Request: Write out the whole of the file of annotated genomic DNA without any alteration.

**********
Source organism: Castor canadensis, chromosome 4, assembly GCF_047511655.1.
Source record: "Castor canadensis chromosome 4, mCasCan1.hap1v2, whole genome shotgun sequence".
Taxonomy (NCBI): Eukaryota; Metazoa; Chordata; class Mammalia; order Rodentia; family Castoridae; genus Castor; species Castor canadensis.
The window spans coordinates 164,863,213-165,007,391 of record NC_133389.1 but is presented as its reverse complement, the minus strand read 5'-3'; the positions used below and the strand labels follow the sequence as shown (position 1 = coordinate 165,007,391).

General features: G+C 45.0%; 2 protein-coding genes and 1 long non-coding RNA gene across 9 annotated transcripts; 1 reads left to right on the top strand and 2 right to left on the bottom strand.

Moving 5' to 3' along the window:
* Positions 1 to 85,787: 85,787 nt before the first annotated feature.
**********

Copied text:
Source organism: Castor canadensis, chromosome 4, assembly GCF_047511655.1.
Source record: "Castor canadensis chromosome 4, mCasCan1.hap1v2, whole genome shotgun sequence".
Taxonomy (NCBI): Eukaryota; Metazoa; Chordata; class Mammalia; order Rodentia; family Castoridae; genus Castor; species Castor canadensis.
The window spans coordinates 164,863,213-165,007,391 of record NC_133389.1 but is presented as its reverse complement, the minus strand read 5'-3'; the positions used below and the strand labels follow the sequence as shown (position 1 = coordinate 165,007,391).

General features: G+C 45.0%; 2 protein-coding genes and 1 long non-coding RNA gene across 9 annotated transcripts; 1 reads left to right on the top strand and 2 right to left on the bottom strand.

Moving 5' to 3' along the window:
* Positions 1 to 85,787: 85,787 nt before the first annotated feature.